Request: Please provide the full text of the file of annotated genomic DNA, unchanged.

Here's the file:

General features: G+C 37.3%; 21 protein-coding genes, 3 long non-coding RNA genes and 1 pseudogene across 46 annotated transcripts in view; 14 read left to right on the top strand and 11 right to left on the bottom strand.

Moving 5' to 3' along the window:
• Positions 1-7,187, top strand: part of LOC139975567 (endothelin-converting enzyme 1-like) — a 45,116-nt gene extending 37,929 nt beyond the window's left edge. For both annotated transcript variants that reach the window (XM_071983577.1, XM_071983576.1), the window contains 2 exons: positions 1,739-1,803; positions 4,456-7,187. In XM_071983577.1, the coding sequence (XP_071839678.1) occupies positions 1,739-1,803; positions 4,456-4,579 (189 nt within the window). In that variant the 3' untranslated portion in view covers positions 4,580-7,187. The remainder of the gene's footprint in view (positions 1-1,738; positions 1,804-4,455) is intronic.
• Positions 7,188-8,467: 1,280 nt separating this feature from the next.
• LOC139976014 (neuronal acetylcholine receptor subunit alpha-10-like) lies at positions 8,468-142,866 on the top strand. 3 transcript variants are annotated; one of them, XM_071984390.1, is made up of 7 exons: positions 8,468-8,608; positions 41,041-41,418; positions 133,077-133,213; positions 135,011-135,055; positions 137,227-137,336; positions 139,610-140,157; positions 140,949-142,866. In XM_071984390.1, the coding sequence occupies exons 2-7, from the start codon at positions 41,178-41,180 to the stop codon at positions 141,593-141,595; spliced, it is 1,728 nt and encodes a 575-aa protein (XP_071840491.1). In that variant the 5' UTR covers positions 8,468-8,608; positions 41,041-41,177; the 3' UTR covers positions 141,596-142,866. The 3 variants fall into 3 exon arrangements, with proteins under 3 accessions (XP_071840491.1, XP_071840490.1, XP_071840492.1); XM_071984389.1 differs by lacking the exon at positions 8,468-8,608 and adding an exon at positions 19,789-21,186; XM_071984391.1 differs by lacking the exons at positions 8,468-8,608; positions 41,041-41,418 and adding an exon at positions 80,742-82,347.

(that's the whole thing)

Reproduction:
General features: G+C 37.3%; 21 protein-coding genes, 3 long non-coding RNA genes and 1 pseudogene across 46 annotated transcripts in view; 14 read left to right on the top strand and 11 right to left on the bottom strand.

Moving 5' to 3' along the window:
• Positions 1-7,187, top strand: part of LOC139975567 (endothelin-converting enzyme 1-like) — a 45,116-nt gene extending 37,929 nt beyond the window's left edge. For both annotated transcript variants that reach the window (XM_071983577.1, XM_071983576.1), the window contains 2 exons: positions 1,739-1,803; positions 4,456-7,187. In XM_071983577.1, the coding sequence (XP_071839678.1) occupies positions 1,739-1,803; positions 4,456-4,579 (189 nt within the window). In that variant the 3' untranslated portion in view covers positions 4,580-7,187. The remainder of the gene's footprint in view (positions 1-1,738; positions 1,804-4,455) is intronic.
• Positions 7,188-8,467: 1,280 nt separating this feature from the next.
• LOC139976014 (neuronal acetylcholine receptor subunit alpha-10-like) lies at positions 8,468-142,866 on the top strand. 3 transcript variants are annotated; one of them, XM_071984390.1, is made up of 7 exons: positions 8,468-8,608; positions 41,041-41,418; positions 133,077-133,213; positions 135,011-135,055; positions 137,227-137,336; positions 139,610-140,157; positions 140,949-142,866. In XM_071984390.1, the coding sequence occupies exons 2-7, from the start codon at positions 41,178-41,180 to the stop codon at positions 141,593-141,595; spliced, it is 1,728 nt and encodes a 575-aa protein (XP_071840491.1). In that variant the 5' UTR covers positions 8,468-8,608; positions 41,041-41,177; the 3' UTR covers positions 141,596-142,866. The 3 variants fall into 3 exon arrangements, with proteins under 3 accessions (XP_071840491.1, XP_071840490.1, XP_071840492.1); XM_071984389.1 differs by lacking the exon at positions 8,468-8,608 and adding an exon at positions 19,789-21,186; XM_071984391.1 differs by lacking the exons at positions 8,468-8,608; positions 41,041-41,418 and adding an exon at positions 80,742-82,347.